His true notoriety is of course as Robin Hood-style benefactor to ambitious audiophiles on a budget. Still, "hairy Scot" Roy Hall of Music Hall has also been immortalized by popular columnist Sam Tellig. As Sam's friend -- but arch nemesis on paper -- his ongoing cameos in the popular Stereophile corner make for highly entertaining reads. They also insert back-handed plugs for Music Hall which, let's be clear about that, are highly deserved. To many, this long-lived purveyor of the Creek, Epos and now Shanling audio brands is a high-value hero in the morass of escalating pricing policies. Let's toast Roy with a bottle of rare 40-year old single malt Glenfiddich.

Roy's penchant -- for scouring offshore markets to spot hot buys or to identify specific suppliers who can modify or from-the-ground-up design or build to his specifications -- is no secret. Hence his website openly lists today's review subject, the CD-25, as a Chinese-made Shanling product next to the tubed T-100. Once you proceed to its actual product page, it's also referred to as the Music Hall MMF CD-25. This open disclosure -- and associated affordable pricing with it -- are a welcome relief. Remember the recent Red Rose Music accusations? Internet chat rooms had it that Mark Levinson obtains many of his present-day electronics and speakers from the same land of the red flag with the five yellow stars.
Rare & Collectible 40year old Glenfiddich Single Malt Whiskey

But contrary to Music Hall's price-conscious attitude, RRM -- or so the story goes -- now adds high-roller profit margins to ride on the equity of Levinson's name. Naturally this necessitates a diligent re-branding and repackaging job. Obscure the gear's pesky country of origin to charge those designer tariffs. Did that prevent web-savvy music lovers from (presumably?) unearthing the exact suppliers, original model designations and foreign retail pricing? No. Did they post their findings on the web ? You betcha. This is the instant-information age after all. Screw up in the morning and find yourself hanged by noon. Especially if you're a high-falutin' celebrity.

Back on track. Quoting from the sparse Internet product page for the CD-25, we learn that it features an HDCD chip, a CD7-servo controlled Philips CDM 12-10 transport, a Burr-Brown 1732 24-bit/96kHz chip, OPA 2134 op amps in the output stage and an "innovative" power supply. Connectivity includes one coaxial and one optical digital out each, and one set of coaxial single-ended analog outputs.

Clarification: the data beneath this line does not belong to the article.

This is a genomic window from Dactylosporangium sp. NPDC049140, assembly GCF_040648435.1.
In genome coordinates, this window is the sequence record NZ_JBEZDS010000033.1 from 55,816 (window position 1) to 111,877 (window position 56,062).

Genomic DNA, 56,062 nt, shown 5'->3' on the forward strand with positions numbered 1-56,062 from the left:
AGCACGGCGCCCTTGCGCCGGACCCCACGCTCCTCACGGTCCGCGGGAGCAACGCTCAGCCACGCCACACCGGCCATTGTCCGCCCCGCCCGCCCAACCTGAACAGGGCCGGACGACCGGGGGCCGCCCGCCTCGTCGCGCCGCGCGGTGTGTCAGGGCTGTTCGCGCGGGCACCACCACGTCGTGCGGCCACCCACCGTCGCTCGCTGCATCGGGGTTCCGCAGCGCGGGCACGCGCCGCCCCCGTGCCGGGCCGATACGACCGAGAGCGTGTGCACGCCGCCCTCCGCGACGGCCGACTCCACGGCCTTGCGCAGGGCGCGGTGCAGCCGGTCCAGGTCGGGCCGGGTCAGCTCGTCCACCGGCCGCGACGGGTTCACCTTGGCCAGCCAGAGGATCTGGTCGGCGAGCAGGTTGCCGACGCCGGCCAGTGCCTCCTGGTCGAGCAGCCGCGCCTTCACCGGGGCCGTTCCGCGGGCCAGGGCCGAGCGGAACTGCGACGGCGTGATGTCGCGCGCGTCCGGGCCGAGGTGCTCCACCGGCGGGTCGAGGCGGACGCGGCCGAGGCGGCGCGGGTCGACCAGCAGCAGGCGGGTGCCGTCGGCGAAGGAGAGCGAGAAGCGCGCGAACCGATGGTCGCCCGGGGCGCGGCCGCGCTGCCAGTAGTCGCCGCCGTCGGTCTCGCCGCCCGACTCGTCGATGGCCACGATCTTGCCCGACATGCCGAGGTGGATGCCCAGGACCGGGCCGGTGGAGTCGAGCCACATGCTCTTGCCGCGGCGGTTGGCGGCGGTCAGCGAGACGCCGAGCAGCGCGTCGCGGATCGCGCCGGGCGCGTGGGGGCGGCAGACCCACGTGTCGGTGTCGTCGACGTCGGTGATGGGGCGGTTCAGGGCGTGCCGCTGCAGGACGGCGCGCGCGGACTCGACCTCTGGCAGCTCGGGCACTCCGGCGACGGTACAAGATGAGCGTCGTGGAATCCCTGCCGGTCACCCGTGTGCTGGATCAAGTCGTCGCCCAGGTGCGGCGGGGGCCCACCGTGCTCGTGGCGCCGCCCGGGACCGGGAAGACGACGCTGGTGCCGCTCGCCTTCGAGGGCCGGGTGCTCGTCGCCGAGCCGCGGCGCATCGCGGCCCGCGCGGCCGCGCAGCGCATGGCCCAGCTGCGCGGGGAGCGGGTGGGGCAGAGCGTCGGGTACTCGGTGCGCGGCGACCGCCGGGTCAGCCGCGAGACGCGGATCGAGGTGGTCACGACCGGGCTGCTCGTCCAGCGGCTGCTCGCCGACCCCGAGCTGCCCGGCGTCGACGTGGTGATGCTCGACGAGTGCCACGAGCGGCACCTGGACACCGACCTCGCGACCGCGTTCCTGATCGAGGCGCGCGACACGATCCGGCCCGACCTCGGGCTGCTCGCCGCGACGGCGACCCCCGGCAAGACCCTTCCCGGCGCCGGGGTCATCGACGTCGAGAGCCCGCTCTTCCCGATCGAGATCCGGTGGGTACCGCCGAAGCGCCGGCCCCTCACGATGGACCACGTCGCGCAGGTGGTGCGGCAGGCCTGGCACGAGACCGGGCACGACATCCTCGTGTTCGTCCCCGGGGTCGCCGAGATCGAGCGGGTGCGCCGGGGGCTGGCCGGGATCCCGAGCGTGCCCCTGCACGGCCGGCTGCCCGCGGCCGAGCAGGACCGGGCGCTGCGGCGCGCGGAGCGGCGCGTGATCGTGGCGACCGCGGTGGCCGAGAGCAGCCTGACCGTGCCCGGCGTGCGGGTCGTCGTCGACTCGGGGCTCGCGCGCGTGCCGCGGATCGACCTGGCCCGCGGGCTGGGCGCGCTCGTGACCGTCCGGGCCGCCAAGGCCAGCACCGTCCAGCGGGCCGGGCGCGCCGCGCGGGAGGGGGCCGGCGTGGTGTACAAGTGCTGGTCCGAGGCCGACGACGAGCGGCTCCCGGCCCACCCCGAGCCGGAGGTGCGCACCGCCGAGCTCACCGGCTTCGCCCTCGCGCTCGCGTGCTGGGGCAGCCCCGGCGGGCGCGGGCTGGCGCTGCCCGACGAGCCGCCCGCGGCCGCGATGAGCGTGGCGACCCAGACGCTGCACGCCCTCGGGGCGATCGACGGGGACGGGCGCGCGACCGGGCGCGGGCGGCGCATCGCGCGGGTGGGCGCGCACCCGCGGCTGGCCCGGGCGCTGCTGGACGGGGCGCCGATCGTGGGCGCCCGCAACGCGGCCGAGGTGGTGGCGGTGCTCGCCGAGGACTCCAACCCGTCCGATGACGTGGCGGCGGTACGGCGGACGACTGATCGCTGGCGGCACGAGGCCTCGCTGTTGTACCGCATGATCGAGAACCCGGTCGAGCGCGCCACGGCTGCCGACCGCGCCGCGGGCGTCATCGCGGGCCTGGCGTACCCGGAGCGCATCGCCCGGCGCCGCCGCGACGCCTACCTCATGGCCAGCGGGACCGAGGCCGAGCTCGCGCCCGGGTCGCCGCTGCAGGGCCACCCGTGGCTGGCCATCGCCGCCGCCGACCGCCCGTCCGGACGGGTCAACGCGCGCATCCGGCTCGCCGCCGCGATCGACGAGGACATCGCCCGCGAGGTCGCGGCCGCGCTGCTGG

With its round cyan display and champagne-gold/grey body work , the CD-25 and its accompanying full-function remote suggest upper-crust Marantz. The slim-line unit is surprisingly hefty and very well finished. At 14" deep, it occupies a bit more real estate than stubbier players but doesn't exceed standard shelf sizes.

Initial track start after reading the TOC is slow - I clocked 6 seconds once the display confirmed total track count. Skipping from a low to high track was equally - er, languid.

But never call a Scot a Brit. Unlike certain British designs that need the "play" command after you've selected a track, the CD-25 -- quite logically -- assumes that if you've entered 1 and 2 for 12, you mean to play that cut, not just stare at the number indefinitely on the display. Bravo.

About that display. A two-stage dim command won't extinguish it entirely but does reduce brightness significantly enough where our listen-in-the-dark brigade could snooze peacefully. Well done. However -- and presumably to keep things legible and simply -- the readout does not offer: Remaining tracks; remaining time per track/CD; programmed tracks.

If you program a custom sequence, you do so by hitting "program" just once, then entering the chosen tracks by remote. Say your first programmed track was the 3rd. Your display will read "P01 :03", with the colon blinking as soon as playback has commenced. This readout will remain unchanged -- i.e. without showing any time functions -- until you get to the next programmed track for a "P02 :0x" readout.